LS9 to conduct renewable testing in Brazil, extends Chevron work

Wednesday, July 20, 2011

San Francisco-based synthetic biology technology developer LS9 Inc. deepened its presence in Brazil when it entered into a collaboration with MAN Latin America, a leading Brazilian engineering and vehicles manufacturing firm to test its trademarked UltraClean Diesel product in both stationary engines and operational fleet vehicles. The collaborative testing project will test performance, emissions, fuel consumption, as well as field testing LS9’s renewable diesel in Volkswagen trucks and buses.
LS9 employs fermentation-based techniques with the use of designer microbes that convert sugars, not lipids, into various diesel fuel substitutes, such as its UltraClean Diesel product, that meet or exceed relevant diesel fuel standards. The company’s current FAME product has achieved the key parameters of B100, such as ASTM 6751 (U.S.), EN 14214 (EU) and ANP 7 (Brazil) standards. In April, LS9 gained U.S. EPA registration to sell its fuels into commercial markets. The company also has a hydrocarbon-only diesel product under development.
While it’s not an exclusive area of focus for LS9, the attractiveness of expanding into Brazil “is multiple,” according to CEO Ed Dineen. One of the obvious reasons would be to tap into Brazil’s established and cost-competitive sugarcane industry for sugar syrup to be used as feedstock for its fuel and chemical products.
In early July, the company announced the opening of LS9 Brasil Biotecnologia (LS9 BB) in Sao Paulo. LS9 BB will be led by Lucila de Avila as Managing Director for all LS9 business activities in Brazil and South America and Michael Rinelli, Director, responsible for Business Development and Government Relations.
“As we look at our technology, which can take virtually any source of sugar and convert it into fuels and chemicals, Brazil is clearly of interest and we have a number of discussions going on down there with potential partners and feedstock suppliers,” Dineen told Biorefining Magazine, adding that LS9 has similar interests to expand in the U.S. as well.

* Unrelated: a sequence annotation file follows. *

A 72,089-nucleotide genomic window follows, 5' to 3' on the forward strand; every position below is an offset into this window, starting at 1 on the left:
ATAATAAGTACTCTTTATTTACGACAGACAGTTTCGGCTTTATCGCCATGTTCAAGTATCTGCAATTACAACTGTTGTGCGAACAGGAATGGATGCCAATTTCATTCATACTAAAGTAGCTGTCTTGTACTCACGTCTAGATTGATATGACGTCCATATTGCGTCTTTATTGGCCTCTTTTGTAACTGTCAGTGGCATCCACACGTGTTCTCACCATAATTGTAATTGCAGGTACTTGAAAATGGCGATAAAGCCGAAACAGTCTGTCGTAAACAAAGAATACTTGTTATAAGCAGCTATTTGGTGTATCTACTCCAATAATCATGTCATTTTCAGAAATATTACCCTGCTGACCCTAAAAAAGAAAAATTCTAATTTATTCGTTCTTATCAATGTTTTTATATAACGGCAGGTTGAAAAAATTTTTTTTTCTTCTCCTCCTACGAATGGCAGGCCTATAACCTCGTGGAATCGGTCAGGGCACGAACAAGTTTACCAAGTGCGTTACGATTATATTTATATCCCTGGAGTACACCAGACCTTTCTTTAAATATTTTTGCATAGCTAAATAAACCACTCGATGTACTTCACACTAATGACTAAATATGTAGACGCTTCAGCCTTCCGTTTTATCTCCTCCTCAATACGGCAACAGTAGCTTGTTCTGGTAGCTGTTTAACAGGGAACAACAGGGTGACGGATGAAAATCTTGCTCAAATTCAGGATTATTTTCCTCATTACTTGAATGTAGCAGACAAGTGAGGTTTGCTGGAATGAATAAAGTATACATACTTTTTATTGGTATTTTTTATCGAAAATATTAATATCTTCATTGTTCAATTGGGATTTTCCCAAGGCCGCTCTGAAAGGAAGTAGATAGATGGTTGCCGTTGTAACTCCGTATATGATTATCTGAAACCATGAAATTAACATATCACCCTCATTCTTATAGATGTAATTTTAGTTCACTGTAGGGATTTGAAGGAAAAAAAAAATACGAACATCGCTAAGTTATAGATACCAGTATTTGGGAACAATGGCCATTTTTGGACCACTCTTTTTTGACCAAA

Dineen cited Brazil’s robust economy and developing diesel market as additional factors that make the country an attractive location for commercializing LS9’s biobased fuel and chemical products. “We think our technology fits [the diesel] space and allows Brazil to not only take its sugarcane into the gasoline part of petroleum, but also in the diesel part of petroleum,” Dineen said.
LS9’s collaboration with MAN Latin America comes at an important time for Brazil, which recently enacted new environmental policies and is gradually implementing new quality standards for fuels and engines to reduce emissions and improve air quality.
LS9’s technology has been tested for two years at its 1,000-liter pilot plant in South San Francisco. The firm also has a demonstration production facility located in Okeechobee, Fla. According to Dineen, plans are to ramp up fermentation capabilities to about 4,000 or 5,000 liters in August and eventually increase output to 140,000 liters by fourth quarter. Existing on that capacity, he added, are additional fermentation vessels in the 800,000-liter range that could be bolted on to switch the facility from demonstration-scale to commercial-scale production, but that is “if we find the right opportunity,” Dineen said.
Subsequent to its announced testing collaboration with MAN Latin America, LS9 extended its research into synthetic hydrocarbon products with Chevron Technology Ventures, a division of Chevron USA Inc. The program will further improve LS9’s platform technology to produce specific pure hydrocarbon products. The project follows Chevron’s initial testing and evaluation of LS9’s technology. While terms of the funding program weren’t disclosed, Dineen said the research with Chevron is anticipated to bolster LS9’s product portfolio and enable increased fungibility within target markets in select regions of the world, such as Brazil.
“I think [the research with Chevron] is consistent with our model and strategy,” Dineen said. “I think both in the fuels arena, as well as the chemicals arena, our vision is to bring an array of products to the market because, as you look at each region and even each country for fuels due to government policy and regulation, the fuel needs will differ. The specifications may differ how clean the fuel is, the split between diesel, gasoline and aviation fuels is going to vary and some of the government incentives are going to vary. We envision bringing a variety of diesel and, ultimately, aviation fuel capability to the market.”

Biorefining Magazine

Tags: biofuels, sugarcane, ethanol, biodiesel